5-11-15 – Shorter Session a Very Good Idea

by Rob Roper

Lt. Gov. Phil Scott, also a Republican candidate for governor, has proposed limiting the legislative session to 90 days. Though it’s not specified in Scott’s proposal whether he means 90 calendar days or 90 days of gaveling in (a big difference as this year the legislature only gaveled in on 72 days), the implications are that he means the former. Let’s hope so!

While the bulk of the news coverage over this proposal has focused on the efficiencies of this move – forcing legislators to prioritize major issues and scrap minor, distracting things like making a turnip the state root vegetable – the real benefit would come with a deeper, more diverse pool of able candidates for office.

The joke in Montpelier says that if you run for the House or Senate it’s because you need $10,000, or you don’t need $10,000. That’s about what a legislator makes in salary per year, with the implication being that you get a lot of people who are either independently wealthy, or retired and on a fixed income. Another group is union or non-profit employees who are, for all intents and purposes, paid to be elected lobbyists for their employers who in turn supply them with a no-show job title and paycheck for five months out of the year.

The folks who find it most difficult or impossible to run for office are the folks we want most: people who run or work in small businesses who live with the decisions Montpelier makes, and younger people who are dealing day to day with the challenges of raising families. The reality is that it’s hard, if you’re the boss, to walk away from your business for four to five months to sit in a committee room. Similarly, if you’re not the boss, it’s hard to ask for that kind of time off. Taking or asking for 90 days is no cake-walk either, but it is at least a little more reasonable; a little more manageable.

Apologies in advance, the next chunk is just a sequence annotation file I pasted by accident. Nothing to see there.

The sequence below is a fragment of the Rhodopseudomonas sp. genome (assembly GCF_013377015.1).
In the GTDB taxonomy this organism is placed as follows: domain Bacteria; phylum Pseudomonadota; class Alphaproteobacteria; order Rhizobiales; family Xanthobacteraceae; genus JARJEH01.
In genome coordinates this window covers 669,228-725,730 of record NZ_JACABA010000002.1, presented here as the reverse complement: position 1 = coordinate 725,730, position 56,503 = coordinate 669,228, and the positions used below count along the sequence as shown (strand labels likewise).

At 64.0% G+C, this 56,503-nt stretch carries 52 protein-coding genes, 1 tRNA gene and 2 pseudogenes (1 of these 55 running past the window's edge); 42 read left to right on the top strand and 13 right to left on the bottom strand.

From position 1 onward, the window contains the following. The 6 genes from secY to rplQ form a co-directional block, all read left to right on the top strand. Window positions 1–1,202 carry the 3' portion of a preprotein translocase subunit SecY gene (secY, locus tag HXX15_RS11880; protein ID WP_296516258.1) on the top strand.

While this proposal sounds simple, it will be a difficult change to effect because all incumbent politicians regardless of party have an incentive to keep the system that put them there in place. The only way they will act is if they feel that the danger of making the change is a lesser evil than the danger of not making the change. Only the voters can instill that kind of fear. Will they?

Rob Roper is president of the Ethan Allen Institute

{ 1 comment… read it below or add one }

Ed Dubois May 21, 2016 at 11:18 am

Another way to get real dedicated people would be to legislate on weekends only.That alone would be a huge incentive to handle real issues and the number of days worked per year would never be more than 104. It might also cut down on the number of interested lobbyists. Most retirees don’t care what day of the week it is so it wouldn’t matter to them, a great setup working two days per week. Term limits wouldn’t be necessary, there would be sufficient turnover with fresh ideas. Probably fewer people with young families would want to participate as legislators, but it takes a generation or so to be educated by the hardships of life before you have something really useful to contribute so there’s no loss there.

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